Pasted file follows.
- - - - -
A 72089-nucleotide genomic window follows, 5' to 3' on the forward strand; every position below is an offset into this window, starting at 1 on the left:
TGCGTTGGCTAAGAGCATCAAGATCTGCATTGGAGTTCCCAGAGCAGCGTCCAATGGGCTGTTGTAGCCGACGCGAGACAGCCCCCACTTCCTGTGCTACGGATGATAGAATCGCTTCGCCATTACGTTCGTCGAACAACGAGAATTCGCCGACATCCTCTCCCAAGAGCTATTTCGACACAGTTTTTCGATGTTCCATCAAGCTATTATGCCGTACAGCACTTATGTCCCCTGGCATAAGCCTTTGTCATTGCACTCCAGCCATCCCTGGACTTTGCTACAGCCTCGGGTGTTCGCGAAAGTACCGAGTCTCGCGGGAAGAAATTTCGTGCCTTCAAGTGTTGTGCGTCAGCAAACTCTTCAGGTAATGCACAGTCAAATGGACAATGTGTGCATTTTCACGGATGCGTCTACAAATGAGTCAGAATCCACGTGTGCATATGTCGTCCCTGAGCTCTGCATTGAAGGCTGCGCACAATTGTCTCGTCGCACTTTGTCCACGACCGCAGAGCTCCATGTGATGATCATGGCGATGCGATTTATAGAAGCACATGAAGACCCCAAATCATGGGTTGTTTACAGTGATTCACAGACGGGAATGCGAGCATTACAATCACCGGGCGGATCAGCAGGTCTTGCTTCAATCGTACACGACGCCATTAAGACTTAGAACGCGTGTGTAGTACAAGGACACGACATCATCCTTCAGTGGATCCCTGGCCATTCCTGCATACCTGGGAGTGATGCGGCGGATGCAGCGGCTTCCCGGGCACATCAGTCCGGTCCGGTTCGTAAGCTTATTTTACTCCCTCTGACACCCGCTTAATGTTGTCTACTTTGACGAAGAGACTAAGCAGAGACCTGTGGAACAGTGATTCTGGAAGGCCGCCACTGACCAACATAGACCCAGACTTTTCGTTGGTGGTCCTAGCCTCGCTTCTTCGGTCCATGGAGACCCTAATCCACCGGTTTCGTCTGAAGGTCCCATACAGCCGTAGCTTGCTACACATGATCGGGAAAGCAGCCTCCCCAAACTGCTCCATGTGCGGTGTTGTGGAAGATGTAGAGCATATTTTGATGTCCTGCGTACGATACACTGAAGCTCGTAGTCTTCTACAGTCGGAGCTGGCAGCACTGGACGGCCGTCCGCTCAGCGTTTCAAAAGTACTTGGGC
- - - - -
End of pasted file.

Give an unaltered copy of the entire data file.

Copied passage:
A 72089-nucleotide genomic window follows, 5' to 3' on the forward strand; every position below is an offset into this window, starting at 1 on the left:
TGCGTTGGCTAAGAGCATCAAGATCTGCATTGGAGTTCCCAGAGCAGCGTCCAATGGGCTGTTGTAGCCGACGCGAGACAGCCCCCACTTCCTGTGCTACGGATGATAGAATCGCTTCGCCATTACGTTCGTCGAACAACGAGAATTCGCCGACATCCTCTCCCAAGAGCTATTTCGACACAGTTTTTCGATGTTCCATCAAGCTATTATGCCGTACAGCACTTATGTCCCCTGGCATAAGCCTTTGTCATTGCACTCCAGCCATCCCTGGACTTTGCTACAGCCTCGGGTGTTCGCGAAAGTACCGAGTCTCGCGGGAAGAAATTTCGTGCCTTCAAGTGTTGTGCGTCAGCAAACTCTTCAGGTAATGCACAGTCAAATGGACAATGTGTGCATTTTCACGGATGCGTCTACAAATGAGTCAGAATCCACGTGTGCATATGTCGTCCCTGAGCTCTGCATTGAAGGCTGCGCACAATTGTCTCGTCGCACTTTGTCCACGACCGCAGAGCTCCATGTGATGATCATGGCGATGCGATTTATAGAAGCACATGAAGACCCCAAATCATGGGTTGTTTACAGTGATTCACAGACGGGAATGCGAGCATTACAATCACCGGGCGGATCAGCAGGTCTTGCTTCAATCGTACACGACGCCATTAAGACTTAGAACGCGTGTGTAGTACAAGGACACGACATCATCCTTCAGTGGATCCCTGGCCATTCCTGCATACCTGGGAGTGATGCGGCGGATGCAGCGGCTTCCCGGGCACATCAGTCCGGTCCGGTTCGTAAGCTTATTTTACTCCCTCTGACACCCGCTTAATGTTGTCTACTTTGACGAAGAGACTAAGCAGAGACCTGTGGAACAGTGATTCTGGAAGGCCGCCACTGACCAACATAGACCCAGACTTTTCGTTGGTGGTCCTAGCCTCGCTTCTTCGGTCCATGGAGACCCTAATCCACCGGTTTCGTCTGAAGGTCCCATACAGCCGTAGCTTGCTACACATGATCGGGAAAGCAGCCTCCCCAAACTGCTCCATGTGCGGTGTTGTGGAAGATGTAGAGCATATTTTGATGTCCTGCGTACGATACACTGAAGCTCGTAGTCTTCTACAGTCGGAGCTGGCAGCACTGGACGGCCGTCCGCTCAGCGTTTCAAAAGTACTTGGGC